So, we went to her church and they started off with a lot of rock-esque hymns sung by an American girl. When the pastor (Pastor Bob) got up to speak, it was more like a battle plan than a sermon. The pastor gave us all these statistics about the 10-40 window (ten percent of landmass that houses 40 percent of the world's population). He had diagrams first about how most of the people in this window were not Christians (or as he said, 'unevangelized'. sort of like 'un-immunized'). He didn't overtly diss other religions so I was okay until the next slide that was the same map except with GNP per capita superimposed over it.
He didn't come out and say it but it was clear that he was making a connection between people's religion and their economic status. This was when the sermon turned for me from interesting to annoying. Pastor Bob went on to explain how Korea's reason for being in this 10-40 window (as the sole 'evangelized' country) was to convert the rest of Asia and North Africa. He told us how to identify a non-believer and how to go about getting them to talk to Jesus - i.e. ask them to coffee then start preaching the word of god to them.
I can't figure out if this Mandate of Heaven notion about Korea being in the 10-40 window for a reason comes from Western ideals or if its a homegrown thing. I haven't ever been to an English speaking church in America so I can't judge if the same attitude is common there. As far as Greek Orthodoxy is concerned, its more of a tradition than a religion - its a solid, everyday part of life and people don't go around trying to convert people who don't want to be converted. Its sort of like an semi-exclusive club in that way - you wanna be Greek Orthodox? Okay, but first you have to learn the secret handshake.
There are so many things I could say about this sermon - that correlation doesn't mean causation; that the reason most of these countries are poor and underdeveloped is because of people trying to tell them what's best for them and then taking advantage of them; that, generally, people don't appreciate finding out that an overture of friendship was actually a cheap ploy to get them to come to church; and that adopting a doctrine of live and let live is closer to the spirit of the Bible than this imperialistic religious colonization.
I'm not against religions in general. On the contrary, I think they serve a very important Anthropological purpose.
In my environmental Ethics class in college we talked a lot about religion as it applies to the environment and our current energy problems and one theory stuck with me. It says that when people don't have a cosmology (mostly, this just means a religion) they are less able to fit themselves in the world as a whole. They don't know why they are here, they don't understand what they should be doing. Some people say that there is no such thing as a moral code without a religion (which I think is complete ridiculousness, but none the less furthers the theory).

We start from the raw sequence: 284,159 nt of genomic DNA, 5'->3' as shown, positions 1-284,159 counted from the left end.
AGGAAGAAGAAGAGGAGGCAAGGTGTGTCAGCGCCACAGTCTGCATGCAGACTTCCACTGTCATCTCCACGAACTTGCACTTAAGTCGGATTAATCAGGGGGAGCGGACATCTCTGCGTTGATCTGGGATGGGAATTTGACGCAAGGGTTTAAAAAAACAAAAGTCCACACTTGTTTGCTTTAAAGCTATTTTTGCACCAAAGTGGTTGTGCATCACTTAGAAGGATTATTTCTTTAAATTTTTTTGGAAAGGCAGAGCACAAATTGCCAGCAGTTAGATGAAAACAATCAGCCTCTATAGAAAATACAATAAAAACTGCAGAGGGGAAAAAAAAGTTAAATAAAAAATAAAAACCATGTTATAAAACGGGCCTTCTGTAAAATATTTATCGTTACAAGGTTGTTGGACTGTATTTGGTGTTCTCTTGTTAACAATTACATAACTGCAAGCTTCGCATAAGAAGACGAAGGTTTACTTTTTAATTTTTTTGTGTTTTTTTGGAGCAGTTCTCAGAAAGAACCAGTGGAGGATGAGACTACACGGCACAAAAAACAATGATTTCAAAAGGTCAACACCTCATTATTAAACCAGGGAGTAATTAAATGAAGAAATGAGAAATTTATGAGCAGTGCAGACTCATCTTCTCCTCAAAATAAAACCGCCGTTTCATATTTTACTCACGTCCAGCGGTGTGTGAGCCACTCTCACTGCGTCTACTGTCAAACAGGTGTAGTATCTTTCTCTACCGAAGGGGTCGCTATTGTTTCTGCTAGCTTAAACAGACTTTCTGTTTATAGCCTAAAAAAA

People who don't have a cosmology (refers more exactly to knowing where you come from, what is waiting for you at the end of life, and what you should be doing with your life) feel their life is useless, or that there is something missing. To fill this whole they consume. They fill their lives with things that they think will make it better - iPhones, 13 cars, countless amazon purchases, etc. That's why so many people have such credit card debt: because they consume pathologically. This is not to say that people who have iPhones, credit card debt, or buy things from amazon are all without cosmology, just that it could explain why there is so much of this sort of thing in America.
And in this instance, I suppose cosmology can mean any number of things. If you believe your purpose in life is to work for this company that you feel strongly is doing good things, or that you are raising kids to be productive members of society and well-adjusted individuals - separate from some divine force - that, too, is a kind of cosmology.
It's just a theory, but its an interesting one.
It just occurred to me that there is a tie in there with online games. When you don't have the means to buy these kinds of things, you can go online to places like World of Warcraft and spend all your time obtaining special items and outfits - swords, armor, potions, spells, etc - and completing quests. This fills your need to consume while giving you a sense of achievement without actually spending anything but time. You achieve status and wealth in a way that is visible and tangible to not only you but others in your online society.
Ne-Hyeung, my friend who took me to church, and I spent a while after the service talking about it (she said she almost fell asleep) and her mom dropped me off at my apartment, with a lot of baked goods she bought me and a whole bag of kumquats. I'm not sure where that came from but it was a nice gesture anyway.
On a rather strange note, I found out that my music teacher from first grade (in Nairobi) goes to this church. This is beyond weird. My only conclusion is that the world is a very very very small place.
EDIT: This is way too awesome not to share. They're plotting their revolution. I can feel it. Whose side are you on?